We were up early the next morning, as I wanted to visit Edinburgh. Actually, I wanted two days in Edinburgh. Or a week. Or a month. We just couldn't figure out how to fit it in, along with everything else. So a day trip had to suffice.
Friends, and the Rough Guide, warned in strong terms against taking a car into the centre of Edinburgh. We decided to chance it anyway. In fact, we found a car park fairly easily, only a few blocks from the centre of town. As long as we didn't translate the hourly rate into New Zealand dollars (around 3 dollars to the pound), the prices didn't seem too bad! We put enough money in the meter to park there until 1 p.m., and I had about fifteen minutes to walk down to the Balmoral Hotel near Waverley Station where I had arranged to meet my long-time e-mail friend M (see her blog at Creative Voyage), taking photographs on the way.
I had a lovely time talking to M while P went off and explored on his own. M and I strolled along Princes St and had refreshments in the cafe at the National Gallery. (The building on the right in the photograph:)
Busking Scottish style:
Edinburgh is quite similar to Stirling in some respects - both are centred on a long hill, sloping up to a high point which falls off abruptly with steep cliffs. In each case, the castle is located at this high point. Edinburgh, of course, is much bigger. A few hundred years ago the Old Town became very crowded, dirty and unsanitary, and a New Town was built on the other side of Princes St. Between Princes St and the Old Town was once the "stagnant, foul-smelling Nor' Loch, into which the effluent of the Old Town flowed for centuries." It has been drained, and in its place now run the railway line and the very attractive Princes St Gardens.
The tower which can be seen behind the gardens is the High Kirk of St Giles, the original sole parish church of medieval Edinburgh:
After a couple of hours talking to M it was time for another meeting - with my (third) cousin S, a fellow genealogist. Again we met on the steps of the Balmoral Hotel, and spent his lunch break chatting at the Palm Court tea rooms inside the hotel. I'd hoped to catch up with his daughter and son-in-law too, after meeting them in New Zealand when they visited on their honeymoon, but unfortunately son-in-law J had had some serious health problems since then, and they weren't able to make it. The Palm Court is described in my guide book as a more affordable way to get a taste of the atmosphere of this upmarket hotel.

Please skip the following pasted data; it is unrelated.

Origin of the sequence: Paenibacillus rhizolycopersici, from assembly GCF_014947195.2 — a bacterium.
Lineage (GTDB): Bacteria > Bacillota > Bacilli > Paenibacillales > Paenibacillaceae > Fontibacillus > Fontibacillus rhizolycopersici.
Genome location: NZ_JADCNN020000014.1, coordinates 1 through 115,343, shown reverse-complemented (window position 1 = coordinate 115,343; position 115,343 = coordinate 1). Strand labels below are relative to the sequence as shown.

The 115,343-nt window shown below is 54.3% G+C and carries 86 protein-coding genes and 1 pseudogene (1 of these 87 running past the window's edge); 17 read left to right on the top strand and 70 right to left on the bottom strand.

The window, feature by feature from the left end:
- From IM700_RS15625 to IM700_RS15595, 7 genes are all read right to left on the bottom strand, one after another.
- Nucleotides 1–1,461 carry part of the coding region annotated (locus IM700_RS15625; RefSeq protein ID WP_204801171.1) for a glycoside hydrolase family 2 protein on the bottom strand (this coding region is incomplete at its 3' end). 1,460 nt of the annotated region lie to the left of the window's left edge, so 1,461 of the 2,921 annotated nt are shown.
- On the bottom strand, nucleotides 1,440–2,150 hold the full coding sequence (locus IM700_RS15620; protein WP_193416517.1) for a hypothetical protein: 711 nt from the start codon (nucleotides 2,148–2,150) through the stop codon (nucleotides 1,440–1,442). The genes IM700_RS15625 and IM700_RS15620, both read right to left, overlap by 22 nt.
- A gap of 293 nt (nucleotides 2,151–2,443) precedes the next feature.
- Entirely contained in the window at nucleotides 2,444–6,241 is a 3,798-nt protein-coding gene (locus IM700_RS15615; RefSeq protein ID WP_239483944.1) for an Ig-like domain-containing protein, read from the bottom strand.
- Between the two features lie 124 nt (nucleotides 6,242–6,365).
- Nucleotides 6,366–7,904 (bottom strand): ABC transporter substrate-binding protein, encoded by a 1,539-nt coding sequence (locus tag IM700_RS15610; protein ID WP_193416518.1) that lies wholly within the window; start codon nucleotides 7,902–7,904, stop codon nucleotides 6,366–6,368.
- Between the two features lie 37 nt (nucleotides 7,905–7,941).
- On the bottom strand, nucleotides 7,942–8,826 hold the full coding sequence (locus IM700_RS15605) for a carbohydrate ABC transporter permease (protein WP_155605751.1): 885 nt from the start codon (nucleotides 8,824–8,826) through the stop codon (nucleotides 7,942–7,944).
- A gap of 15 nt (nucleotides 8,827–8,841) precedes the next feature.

Back to the car to meet P and decide where to go next. It was time to move the car, so we found a mult storey car park at the foot of the Castle Hill, and headed up to the castle.
Approaching from this direction, you can see the scaffolding which supports the seating in front of the castle, where presumably the audience sits for the famous Edinburgh Military Tattoo. The tattoo takes place in August, and I would have thought they would have removed it for the rest of the year, but apparently not. A modern intrusion on a beautiful set of buildings (the castle is really not just a single building)
The "lang staircase" was the original route to the top of the castle, before a more gradual route was built, suitable for dragging up heavy guns:
Again we were just in time to join a tour. Our guide was entertaining, but as far as information goes, he was a bit lacking - for instance, he told us how St Margaret's Chapel was used for weddings, particularly for members of the armed forces, but I later overheard another tour being informed when it was built, by whom, etc.
Still, there is always the internet to look up that sort of information. We took a lot of photos, as usual, and enjoyed the panoramic views over Edinburgh and out to the Firth of Forth.
By the time we left the castle it was close to four o'clock, and raining (again! - patchy rain throughout most of the week and a half in Scotland, but it never quite seemed to be enough to spoil our plans for the day). At this point I was tired and my mind deserted me a little - I'm sure we could have found something interesting to see for another hour or so. I just couldn't think what it was, right then... so we headed back to Stirling.
It took us a little longer to get out of Edinburgh than it should have. There is a motorway ring road right around the city, but we missed the first turn off that we should have taken. This didn't add any distance, but it did mean more travel on local roads before reaching the motorway, which slowed us down. So it was after six by the time we got back to Stirling, and after the usual petrol and supermarket stops, we headed to the library where there was supposedly free internet. (Mostly in Stirling we relied on Burger King, but that seemed to shut around seven most nights). It was a late night for the library, but I couldn't quite remember how late, and when we arrived just on seven we found that was closing time. Not deterred, we decided to try finding their wi fi network from outside on the pavement. It turned out that you needed to have a library card number and PIN number to use it. However ... the restaurant next door had an unprotected wi fi network, and it proved quite possible to use that with a large wheelie rubbish bin serving as a desk for the laptop.
So, e-mailing to the family taken care of, we headed back for the resort, but not before stopping to take photos of Stirling Castle, beautifully floodlit:
(No tripod, but the squishy pillows I took along to use on the flight proved very handy, placed on the car roof, with the camera on top).